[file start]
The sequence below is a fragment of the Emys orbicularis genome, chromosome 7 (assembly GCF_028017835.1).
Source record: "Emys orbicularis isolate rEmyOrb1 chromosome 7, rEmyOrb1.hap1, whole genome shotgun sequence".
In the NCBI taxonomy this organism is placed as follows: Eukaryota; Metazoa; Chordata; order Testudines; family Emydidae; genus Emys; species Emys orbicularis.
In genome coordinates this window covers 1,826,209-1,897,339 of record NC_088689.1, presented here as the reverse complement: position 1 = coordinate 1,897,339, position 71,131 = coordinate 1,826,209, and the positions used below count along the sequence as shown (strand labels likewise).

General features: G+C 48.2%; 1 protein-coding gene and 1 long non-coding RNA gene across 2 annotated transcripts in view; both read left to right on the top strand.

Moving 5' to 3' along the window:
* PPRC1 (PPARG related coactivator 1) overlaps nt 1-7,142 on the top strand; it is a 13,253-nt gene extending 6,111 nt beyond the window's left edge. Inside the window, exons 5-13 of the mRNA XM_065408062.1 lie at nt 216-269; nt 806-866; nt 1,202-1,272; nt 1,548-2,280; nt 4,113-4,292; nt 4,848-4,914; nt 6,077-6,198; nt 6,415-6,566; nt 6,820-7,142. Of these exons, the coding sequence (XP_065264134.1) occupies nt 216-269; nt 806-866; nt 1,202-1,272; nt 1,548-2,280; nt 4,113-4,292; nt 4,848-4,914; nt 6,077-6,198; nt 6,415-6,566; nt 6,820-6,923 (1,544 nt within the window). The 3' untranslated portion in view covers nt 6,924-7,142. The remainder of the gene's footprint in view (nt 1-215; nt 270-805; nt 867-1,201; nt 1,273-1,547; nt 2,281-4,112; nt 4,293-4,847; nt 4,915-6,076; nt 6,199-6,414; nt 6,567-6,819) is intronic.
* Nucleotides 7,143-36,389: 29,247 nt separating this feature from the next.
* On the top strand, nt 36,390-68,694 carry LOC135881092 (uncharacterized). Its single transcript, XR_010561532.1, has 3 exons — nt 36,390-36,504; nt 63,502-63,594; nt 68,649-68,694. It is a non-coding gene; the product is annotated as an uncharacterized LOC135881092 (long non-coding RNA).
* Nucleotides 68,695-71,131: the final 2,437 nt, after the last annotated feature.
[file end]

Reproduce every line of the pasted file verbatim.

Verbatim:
The sequence below is a fragment of the Emys orbicularis genome, chromosome 7 (assembly GCF_028017835.1).
Source record: "Emys orbicularis isolate rEmyOrb1 chromosome 7, rEmyOrb1.hap1, whole genome shotgun sequence".
In the NCBI taxonomy this organism is placed as follows: Eukaryota; Metazoa; Chordata; order Testudines; family Emydidae; genus Emys; species Emys orbicularis.
In genome coordinates this window covers 1,826,209-1,897,339 of record NC_088689.1, presented here as the reverse complement: position 1 = coordinate 1,897,339, position 71,131 = coordinate 1,826,209, and the positions used below count along the sequence as shown (strand labels likewise).

General features: G+C 48.2%; 1 protein-coding gene and 1 long non-coding RNA gene across 2 annotated transcripts in view; both read left to right on the top strand.

Moving 5' to 3' along the window:
* PPRC1 (PPARG related coactivator 1) overlaps nt 1-7,142 on the top strand; it is a 13,253-nt gene extending 6,111 nt beyond the window's left edge. Inside the window, exons 5-13 of the mRNA XM_065408062.1 lie at nt 216-269; nt 806-866; nt 1,202-1,272; nt 1,548-2,280; nt 4,113-4,292; nt 4,848-4,914; nt 6,077-6,198; nt 6,415-6,566; nt 6,820-7,142. Of these exons, the coding sequence (XP_065264134.1) occupies nt 216-269; nt 806-866; nt 1,202-1,272; nt 1,548-2,280; nt 4,113-4,292; nt 4,848-4,914; nt 6,077-6,198; nt 6,415-6,566; nt 6,820-6,923 (1,544 nt within the window). The 3' untranslated portion in view covers nt 6,924-7,142. The remainder of the gene's footprint in view (nt 1-215; nt 270-805; nt 867-1,201; nt 1,273-1,547; nt 2,281-4,112; nt 4,293-4,847; nt 4,915-6,076; nt 6,199-6,414; nt 6,567-6,819) is intronic.
* Nucleotides 7,143-36,389: 29,247 nt separating this feature from the next.
* On the top strand, nt 36,390-68,694 carry LOC135881092 (uncharacterized). Its single transcript, XR_010561532.1, has 3 exons — nt 36,390-36,504; nt 63,502-63,594; nt 68,649-68,694. It is a non-coding gene; the product is annotated as an uncharacterized LOC135881092 (long non-coding RNA).
* Nucleotides 68,695-71,131: the final 2,437 nt, after the last annotated feature.